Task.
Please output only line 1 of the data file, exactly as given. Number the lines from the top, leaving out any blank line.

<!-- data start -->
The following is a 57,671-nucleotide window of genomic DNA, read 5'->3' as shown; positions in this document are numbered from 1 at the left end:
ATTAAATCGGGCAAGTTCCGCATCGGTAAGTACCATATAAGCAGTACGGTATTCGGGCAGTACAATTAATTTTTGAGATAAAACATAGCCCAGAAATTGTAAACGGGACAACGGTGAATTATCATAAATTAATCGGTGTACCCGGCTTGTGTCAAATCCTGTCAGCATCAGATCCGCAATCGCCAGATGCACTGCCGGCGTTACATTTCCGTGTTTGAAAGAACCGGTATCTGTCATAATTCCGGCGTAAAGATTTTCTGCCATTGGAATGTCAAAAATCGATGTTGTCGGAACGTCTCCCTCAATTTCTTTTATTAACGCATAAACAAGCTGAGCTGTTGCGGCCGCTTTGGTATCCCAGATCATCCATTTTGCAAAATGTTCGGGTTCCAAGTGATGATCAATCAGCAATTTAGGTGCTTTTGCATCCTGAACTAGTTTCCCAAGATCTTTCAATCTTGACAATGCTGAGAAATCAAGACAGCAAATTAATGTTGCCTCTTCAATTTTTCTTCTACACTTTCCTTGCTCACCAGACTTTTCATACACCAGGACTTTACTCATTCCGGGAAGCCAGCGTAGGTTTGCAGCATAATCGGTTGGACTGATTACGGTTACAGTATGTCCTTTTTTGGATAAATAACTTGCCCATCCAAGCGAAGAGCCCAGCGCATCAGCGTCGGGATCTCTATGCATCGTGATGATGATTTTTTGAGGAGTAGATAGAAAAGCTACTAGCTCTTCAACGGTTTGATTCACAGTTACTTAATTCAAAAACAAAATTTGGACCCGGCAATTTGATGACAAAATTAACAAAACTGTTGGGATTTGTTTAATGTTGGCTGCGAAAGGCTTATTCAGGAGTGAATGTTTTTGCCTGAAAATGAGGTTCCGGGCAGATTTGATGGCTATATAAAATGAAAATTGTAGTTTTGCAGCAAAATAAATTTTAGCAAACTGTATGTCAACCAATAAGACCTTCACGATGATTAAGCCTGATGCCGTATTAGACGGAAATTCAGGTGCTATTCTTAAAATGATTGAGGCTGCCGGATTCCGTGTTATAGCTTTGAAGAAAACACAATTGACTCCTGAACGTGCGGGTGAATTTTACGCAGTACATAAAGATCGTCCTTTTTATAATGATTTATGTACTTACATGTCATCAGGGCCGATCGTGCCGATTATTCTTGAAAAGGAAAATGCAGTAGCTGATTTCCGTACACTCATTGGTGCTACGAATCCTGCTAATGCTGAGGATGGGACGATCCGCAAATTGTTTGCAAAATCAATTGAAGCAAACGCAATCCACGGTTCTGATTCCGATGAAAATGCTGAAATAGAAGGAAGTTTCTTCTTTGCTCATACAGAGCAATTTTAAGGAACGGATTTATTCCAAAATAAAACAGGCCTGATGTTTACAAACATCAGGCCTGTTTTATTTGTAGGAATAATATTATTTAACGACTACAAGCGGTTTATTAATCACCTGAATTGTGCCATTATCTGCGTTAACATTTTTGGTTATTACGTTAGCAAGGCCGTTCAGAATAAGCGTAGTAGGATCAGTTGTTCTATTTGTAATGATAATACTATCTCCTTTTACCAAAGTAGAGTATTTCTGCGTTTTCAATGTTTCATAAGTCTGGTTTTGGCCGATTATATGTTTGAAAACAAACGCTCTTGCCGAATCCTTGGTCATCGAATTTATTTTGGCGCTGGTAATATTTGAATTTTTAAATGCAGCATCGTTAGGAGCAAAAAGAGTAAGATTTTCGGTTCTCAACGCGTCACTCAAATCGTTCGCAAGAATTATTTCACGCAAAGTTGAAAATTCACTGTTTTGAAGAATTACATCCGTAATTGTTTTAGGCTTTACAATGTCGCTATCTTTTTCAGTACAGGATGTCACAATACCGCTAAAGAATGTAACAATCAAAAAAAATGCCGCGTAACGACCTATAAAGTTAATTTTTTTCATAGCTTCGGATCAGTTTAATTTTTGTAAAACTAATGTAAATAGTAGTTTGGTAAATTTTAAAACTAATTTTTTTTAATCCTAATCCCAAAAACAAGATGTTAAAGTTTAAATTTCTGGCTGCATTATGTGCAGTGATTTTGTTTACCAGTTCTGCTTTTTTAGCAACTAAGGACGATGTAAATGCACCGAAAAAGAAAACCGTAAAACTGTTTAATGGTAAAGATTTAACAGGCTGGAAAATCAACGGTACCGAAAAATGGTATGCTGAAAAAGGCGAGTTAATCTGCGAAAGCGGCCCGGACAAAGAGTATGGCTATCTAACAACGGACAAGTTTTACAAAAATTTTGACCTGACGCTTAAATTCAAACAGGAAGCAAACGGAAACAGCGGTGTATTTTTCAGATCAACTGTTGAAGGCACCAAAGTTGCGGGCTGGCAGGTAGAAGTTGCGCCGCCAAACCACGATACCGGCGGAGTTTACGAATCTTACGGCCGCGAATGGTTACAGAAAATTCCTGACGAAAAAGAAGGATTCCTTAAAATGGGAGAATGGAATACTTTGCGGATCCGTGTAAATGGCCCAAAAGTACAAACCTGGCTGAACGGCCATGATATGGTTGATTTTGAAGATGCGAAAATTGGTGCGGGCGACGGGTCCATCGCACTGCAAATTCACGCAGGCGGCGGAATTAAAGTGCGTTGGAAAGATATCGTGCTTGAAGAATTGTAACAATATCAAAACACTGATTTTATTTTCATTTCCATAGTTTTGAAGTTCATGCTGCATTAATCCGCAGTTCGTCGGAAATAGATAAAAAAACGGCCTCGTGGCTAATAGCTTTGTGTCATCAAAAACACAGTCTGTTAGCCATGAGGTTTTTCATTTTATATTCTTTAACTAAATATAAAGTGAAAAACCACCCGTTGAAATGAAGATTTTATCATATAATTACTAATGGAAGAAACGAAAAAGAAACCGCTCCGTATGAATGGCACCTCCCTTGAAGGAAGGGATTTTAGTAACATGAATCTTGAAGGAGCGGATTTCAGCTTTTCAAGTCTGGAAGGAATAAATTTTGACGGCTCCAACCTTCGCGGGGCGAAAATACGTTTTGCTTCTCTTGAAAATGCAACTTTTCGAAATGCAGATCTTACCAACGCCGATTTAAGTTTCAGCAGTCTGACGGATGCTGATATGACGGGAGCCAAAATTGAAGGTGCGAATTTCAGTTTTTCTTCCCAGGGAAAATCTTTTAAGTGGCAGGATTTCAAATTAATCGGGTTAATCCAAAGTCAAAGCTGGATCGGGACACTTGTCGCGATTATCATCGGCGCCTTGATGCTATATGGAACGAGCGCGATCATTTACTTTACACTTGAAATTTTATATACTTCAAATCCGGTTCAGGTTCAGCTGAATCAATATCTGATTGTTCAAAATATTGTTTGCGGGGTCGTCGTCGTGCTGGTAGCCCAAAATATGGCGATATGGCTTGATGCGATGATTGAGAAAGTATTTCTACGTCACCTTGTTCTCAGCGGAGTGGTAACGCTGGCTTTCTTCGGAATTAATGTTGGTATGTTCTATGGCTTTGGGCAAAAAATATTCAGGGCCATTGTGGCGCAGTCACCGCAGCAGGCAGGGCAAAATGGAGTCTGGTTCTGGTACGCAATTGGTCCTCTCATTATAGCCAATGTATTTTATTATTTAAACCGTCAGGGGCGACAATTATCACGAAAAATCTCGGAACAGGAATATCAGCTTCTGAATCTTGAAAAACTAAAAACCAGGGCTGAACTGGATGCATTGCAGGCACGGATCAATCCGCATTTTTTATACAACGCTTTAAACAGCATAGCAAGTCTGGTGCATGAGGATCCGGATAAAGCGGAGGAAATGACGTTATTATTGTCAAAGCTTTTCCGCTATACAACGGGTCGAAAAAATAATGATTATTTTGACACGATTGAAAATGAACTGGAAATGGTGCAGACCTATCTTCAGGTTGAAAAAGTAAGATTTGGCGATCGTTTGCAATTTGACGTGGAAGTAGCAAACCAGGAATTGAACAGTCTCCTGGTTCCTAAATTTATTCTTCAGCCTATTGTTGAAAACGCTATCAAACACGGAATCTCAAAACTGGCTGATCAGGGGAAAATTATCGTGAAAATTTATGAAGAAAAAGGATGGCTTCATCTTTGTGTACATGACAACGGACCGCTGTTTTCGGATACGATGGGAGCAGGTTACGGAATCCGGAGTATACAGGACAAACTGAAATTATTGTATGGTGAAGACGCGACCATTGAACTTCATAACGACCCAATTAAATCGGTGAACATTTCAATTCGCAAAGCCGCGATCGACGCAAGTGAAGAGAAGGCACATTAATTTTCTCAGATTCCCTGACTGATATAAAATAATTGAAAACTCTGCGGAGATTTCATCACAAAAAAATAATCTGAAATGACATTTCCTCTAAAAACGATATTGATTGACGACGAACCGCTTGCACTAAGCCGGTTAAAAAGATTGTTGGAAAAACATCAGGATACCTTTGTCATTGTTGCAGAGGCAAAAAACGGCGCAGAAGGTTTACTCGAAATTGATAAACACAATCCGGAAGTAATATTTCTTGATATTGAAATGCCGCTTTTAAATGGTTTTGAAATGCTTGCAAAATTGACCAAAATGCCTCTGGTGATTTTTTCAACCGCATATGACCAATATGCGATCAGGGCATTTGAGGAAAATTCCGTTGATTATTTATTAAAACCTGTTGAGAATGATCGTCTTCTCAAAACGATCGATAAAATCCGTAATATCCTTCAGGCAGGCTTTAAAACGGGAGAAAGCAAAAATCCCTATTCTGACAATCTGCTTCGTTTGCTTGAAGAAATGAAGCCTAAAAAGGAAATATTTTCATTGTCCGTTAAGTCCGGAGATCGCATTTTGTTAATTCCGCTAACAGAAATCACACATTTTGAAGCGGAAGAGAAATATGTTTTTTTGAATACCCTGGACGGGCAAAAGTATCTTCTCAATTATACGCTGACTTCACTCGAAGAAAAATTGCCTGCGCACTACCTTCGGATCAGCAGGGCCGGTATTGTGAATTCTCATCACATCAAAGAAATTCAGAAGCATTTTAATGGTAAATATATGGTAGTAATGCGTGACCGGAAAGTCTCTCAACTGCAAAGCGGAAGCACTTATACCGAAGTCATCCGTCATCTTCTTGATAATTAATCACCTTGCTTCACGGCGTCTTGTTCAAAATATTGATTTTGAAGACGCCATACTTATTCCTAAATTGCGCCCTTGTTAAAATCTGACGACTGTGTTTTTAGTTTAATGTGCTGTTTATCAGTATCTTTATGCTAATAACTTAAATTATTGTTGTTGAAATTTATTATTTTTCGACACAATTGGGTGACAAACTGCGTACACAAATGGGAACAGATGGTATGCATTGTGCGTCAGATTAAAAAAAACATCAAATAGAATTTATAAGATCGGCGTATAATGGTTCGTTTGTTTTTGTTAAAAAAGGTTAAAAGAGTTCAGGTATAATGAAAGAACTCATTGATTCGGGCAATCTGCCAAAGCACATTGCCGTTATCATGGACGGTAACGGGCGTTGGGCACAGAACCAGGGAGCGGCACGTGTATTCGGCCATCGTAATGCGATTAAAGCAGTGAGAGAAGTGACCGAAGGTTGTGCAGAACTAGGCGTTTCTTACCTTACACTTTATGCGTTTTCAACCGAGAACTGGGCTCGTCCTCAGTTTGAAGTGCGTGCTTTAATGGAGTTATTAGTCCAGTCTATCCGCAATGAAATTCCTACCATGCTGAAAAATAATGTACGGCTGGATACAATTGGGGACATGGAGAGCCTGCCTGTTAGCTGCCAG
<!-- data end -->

The following is a 57,671-nucleotide window of genomic DNA, read 5'->3' as shown; positions in this document are numbered from 1 at the left end: